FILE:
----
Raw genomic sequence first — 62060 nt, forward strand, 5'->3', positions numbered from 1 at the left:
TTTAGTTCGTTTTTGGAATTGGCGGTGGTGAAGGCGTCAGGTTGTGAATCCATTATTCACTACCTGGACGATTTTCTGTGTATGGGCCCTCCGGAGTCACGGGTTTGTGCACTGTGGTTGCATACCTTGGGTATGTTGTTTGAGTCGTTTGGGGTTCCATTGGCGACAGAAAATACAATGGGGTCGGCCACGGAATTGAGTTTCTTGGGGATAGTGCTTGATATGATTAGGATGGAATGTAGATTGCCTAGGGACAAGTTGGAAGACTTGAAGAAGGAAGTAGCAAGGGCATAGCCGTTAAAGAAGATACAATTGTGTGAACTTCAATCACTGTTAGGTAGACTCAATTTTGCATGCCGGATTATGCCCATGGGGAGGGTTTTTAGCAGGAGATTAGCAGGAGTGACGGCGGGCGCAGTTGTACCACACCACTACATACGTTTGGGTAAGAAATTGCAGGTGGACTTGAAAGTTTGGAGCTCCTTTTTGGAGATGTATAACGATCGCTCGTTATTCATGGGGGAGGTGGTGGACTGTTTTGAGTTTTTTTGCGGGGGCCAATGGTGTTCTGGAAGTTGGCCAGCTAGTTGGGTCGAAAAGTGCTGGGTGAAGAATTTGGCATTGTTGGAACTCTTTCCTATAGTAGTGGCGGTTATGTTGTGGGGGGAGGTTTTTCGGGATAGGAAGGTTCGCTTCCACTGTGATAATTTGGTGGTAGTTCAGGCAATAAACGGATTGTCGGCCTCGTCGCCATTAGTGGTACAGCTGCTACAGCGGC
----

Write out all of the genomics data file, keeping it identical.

Raw genomic sequence first — 62060 nt, forward strand, 5'->3', positions numbered from 1 at the left:
TTTAGTTCGTTTTTGGAATTGGCGGTGGTGAAGGCGTCAGGTTGTGAATCCATTATTCACTACCTGGACGATTTTCTGTGTATGGGCCCTCCGGAGTCACGGGTTTGTGCACTGTGGTTGCATACCTTGGGTATGTTGTTTGAGTCGTTTGGGGTTCCATTGGCGACAGAAAATACAATGGGGTCGGCCACGGAATTGAGTTTCTTGGGGATAGTGCTTGATATGATTAGGATGGAATGTAGATTGCCTAGGGACAAGTTGGAAGACTTGAAGAAGGAAGTAGCAAGGGCATAGCCGTTAAAGAAGATACAATTGTGTGAACTTCAATCACTGTTAGGTAGACTCAATTTTGCATGCCGGATTATGCCCATGGGGAGGGTTTTTAGCAGGAGATTAGCAGGAGTGACGGCGGGCGCAGTTGTACCACACCACTACATACGTTTGGGTAAGAAATTGCAGGTGGACTTGAAAGTTTGGAGCTCCTTTTTGGAGATGTATAACGATCGCTCGTTATTCATGGGGGAGGTGGTGGACTGTTTTGAGTTTTTTTGCGGGGGCCAATGGTGTTCTGGAAGTTGGCCAGCTAGTTGGGTCGAAAAGTGCTGGGTGAAGAATTTGGCATTGTTGGAACTCTTTCCTATAGTAGTGGCGGTTATGTTGTGGGGGGAGGTTTTTCGGGATAGGAAGGTTCGCTTCCACTGTGATAATTTGGTGGTAGTTCAGGCAATAAACGGATTGTCGGCCTCGTCGCCATTAGTGGTACAGCTGCTACAGCGGC